Sudden Justice: America’s Secret Drone War
By Graham Lanktree
Since the attacks of 11 September 2001, drones, or as the military prefers to call them “unmanned aerial vehicles,” have winged from an obscure surveillance tool to a central weapon in conflicts in Afghanistan, Iraq, Libya, Yemen, Pakistan and Somalia.
To explain why, investigative journalist and Martha Gellhorn Journalism Prize-winner Chris Woods spoke about his new book Sudden Justice: America’s Secret Drone War at the Frontline Club on Wednesday 15 April with Mark Urban, diplomatic and defence editor for BBC Two’s Newsnight.
Woods, whose work has followed the development of drone warfare since 2011, described speaking with spies, soldiers, victims, and advocates to understand how these remote weapons have affected not only civilians and conventional battlefields, but the legality of secret assassination.
Today, with one in three RAF strikes against the Islamic State carried out by reaper drones, he looked ahead to how the technology will impact warfare in years to come.
A Brief History of Drones
Drones had been in the works for decades before 9/11. But had the attack not happened, the CIA’s Predator drone would probably have been sent back to the drawing board, said Woods, adding that it turned out to be quite good at two things: surveillance and assassination.
“When I spoke with a lot of elderly generals, they told me that there used to be this huge rift between the war fighting bit of the Air Force and the intelligence gathering Air Force,” he said. “They didn’t want to arm surveillance aircraft.”
But that changed when the CIA began using weaponised drones to strike in Pakistan in 2004. “By 2008 they pretty much destroyed Al Qaeda,” Woods said. But “the CIA’s drone program in Pakistan began being used as cover for a much more conventional drone program across the border [in Afghanistan], much more like the bombing of Laos and Cambodia in Vietnam, but under the name of ‘targeted killing’,” he continued.
The CIA “did things in Pakistan that would not be tolerated on a conventional battlefield,” he said, adding that even under Obama “the CIA was deliberately bombing rescuers and mass funerals attended by hundreds of people.”
Is ‘targeted killing’ with drones legal?
Drones were a heavy presence in the 2014 war in Gaza. However, when it comes to ‘targeted killing’ programs the Israelis, unlike the Americans, have worked out a legal framework that went all the way to their Supreme Court.
“The Supreme Court judgment in 2006 was quite interesting and said that assassinations weren’t lawful nor unlawful, each had to be judged on its individual merit,” said Woods.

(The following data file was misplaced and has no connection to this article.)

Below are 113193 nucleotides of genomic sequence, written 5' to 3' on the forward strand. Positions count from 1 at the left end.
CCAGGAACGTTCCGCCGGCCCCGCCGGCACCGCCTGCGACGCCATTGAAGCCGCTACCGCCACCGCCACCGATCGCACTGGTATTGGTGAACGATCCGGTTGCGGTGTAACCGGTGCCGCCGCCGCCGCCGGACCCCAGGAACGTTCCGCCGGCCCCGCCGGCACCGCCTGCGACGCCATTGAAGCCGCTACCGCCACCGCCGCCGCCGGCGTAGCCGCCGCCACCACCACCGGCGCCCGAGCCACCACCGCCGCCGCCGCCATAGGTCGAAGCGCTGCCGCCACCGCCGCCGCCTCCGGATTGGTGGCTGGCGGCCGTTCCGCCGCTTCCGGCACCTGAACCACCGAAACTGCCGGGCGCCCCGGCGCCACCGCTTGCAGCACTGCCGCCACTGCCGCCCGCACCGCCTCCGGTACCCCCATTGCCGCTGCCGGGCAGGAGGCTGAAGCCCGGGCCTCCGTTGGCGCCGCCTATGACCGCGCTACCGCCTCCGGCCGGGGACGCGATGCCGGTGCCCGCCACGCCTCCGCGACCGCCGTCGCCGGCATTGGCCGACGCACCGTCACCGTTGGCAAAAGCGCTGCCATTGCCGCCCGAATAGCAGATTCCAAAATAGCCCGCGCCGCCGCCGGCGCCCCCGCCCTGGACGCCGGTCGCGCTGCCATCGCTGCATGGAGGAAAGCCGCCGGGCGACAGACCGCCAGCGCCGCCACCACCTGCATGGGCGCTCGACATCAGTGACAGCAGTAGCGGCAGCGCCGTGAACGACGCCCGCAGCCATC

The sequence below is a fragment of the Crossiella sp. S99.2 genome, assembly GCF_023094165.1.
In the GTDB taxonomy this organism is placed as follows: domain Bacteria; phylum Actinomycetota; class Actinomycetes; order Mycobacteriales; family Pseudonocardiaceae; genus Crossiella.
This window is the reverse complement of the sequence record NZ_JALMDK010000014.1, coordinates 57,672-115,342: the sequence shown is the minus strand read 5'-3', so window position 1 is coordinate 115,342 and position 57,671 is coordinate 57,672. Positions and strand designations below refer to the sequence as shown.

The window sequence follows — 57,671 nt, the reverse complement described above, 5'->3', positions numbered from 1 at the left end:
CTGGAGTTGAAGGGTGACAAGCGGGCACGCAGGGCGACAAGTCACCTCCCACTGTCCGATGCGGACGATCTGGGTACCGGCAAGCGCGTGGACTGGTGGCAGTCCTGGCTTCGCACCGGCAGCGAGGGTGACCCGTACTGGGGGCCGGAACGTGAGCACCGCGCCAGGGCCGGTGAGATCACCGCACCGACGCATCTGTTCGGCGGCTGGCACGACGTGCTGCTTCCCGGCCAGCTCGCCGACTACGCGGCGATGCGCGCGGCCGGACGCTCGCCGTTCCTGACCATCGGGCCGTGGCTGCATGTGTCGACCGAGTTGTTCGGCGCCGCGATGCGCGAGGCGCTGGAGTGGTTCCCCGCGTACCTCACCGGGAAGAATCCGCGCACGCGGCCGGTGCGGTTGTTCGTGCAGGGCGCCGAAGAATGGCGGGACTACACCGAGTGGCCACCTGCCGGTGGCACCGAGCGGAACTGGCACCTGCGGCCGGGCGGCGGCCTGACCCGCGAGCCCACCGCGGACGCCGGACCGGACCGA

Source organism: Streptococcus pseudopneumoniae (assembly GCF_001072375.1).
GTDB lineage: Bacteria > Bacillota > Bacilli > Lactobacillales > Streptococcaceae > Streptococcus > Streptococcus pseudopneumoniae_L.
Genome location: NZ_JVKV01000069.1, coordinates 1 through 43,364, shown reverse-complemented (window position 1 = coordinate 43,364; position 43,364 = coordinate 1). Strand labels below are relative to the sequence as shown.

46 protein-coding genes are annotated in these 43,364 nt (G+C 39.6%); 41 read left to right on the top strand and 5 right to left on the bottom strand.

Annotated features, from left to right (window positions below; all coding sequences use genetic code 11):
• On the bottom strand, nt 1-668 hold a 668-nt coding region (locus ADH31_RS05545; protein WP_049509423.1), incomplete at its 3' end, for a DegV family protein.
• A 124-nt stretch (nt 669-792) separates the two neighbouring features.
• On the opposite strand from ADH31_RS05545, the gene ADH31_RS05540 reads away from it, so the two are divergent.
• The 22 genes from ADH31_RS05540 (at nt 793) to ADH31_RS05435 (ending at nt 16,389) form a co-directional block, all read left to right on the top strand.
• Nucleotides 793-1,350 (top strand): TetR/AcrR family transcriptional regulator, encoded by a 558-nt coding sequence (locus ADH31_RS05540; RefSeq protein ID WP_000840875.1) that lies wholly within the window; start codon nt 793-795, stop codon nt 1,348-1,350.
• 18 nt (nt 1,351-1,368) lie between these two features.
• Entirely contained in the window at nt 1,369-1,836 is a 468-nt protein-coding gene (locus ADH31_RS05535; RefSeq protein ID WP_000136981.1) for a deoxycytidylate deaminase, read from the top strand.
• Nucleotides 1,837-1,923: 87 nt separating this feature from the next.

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America, by contrast, has “really blocked the examination of their program at every possible turn,” he said. “And, in fact, the Department of Justice puts ridiculous effort in preventing the U.S. federal courts from engaging on the lawfulness of the American program,” he added, suggesting the assassination program “comes out of that same legal black hole” as Guantanamo and extraordinary rendition.
Under Obama, ‘targeted killing’ becomes “just another plank of American foreign policy,” he said. But “there is still a huge question mark about whether this is somewhere where we want to go,” and, “whether this is somewhere we want other nations to go.”
Where are the drones headed?
In the fight against the Islamic State in Iraq and Syria, US Central Command claim they are not killing civilians. But this feeds into the “fiction of the perfect war” that drones create, said Woods.
In the past, U.S. National Security Council spokeswoman Caitlin Hayden has said “we can’t give guarantees that we’re not going to kill civilians,” said Woods. “I think that’s honest. That’s a grown up way of dealing with it,” he continued. But “in terms of accountability, can we hold the coalition members to account for what’s happening in Iraq and Syria?” he asked.
Proportionally, drones are killing fewer civilians than weapons 20 years ago, “and a hell of a lot less than we were 50 years ago,” Woods argued. But it’s a challenging question to answer whether this has an impact on radicalisation. “That is the problem, and we just don’t know what the implications of that will be ten years, 20 years down the line,” he said. “We’re telling a lot of people we’re doing the right thing at the moment without really knowing what we’re doing. We may yet reap what we’re sowing.”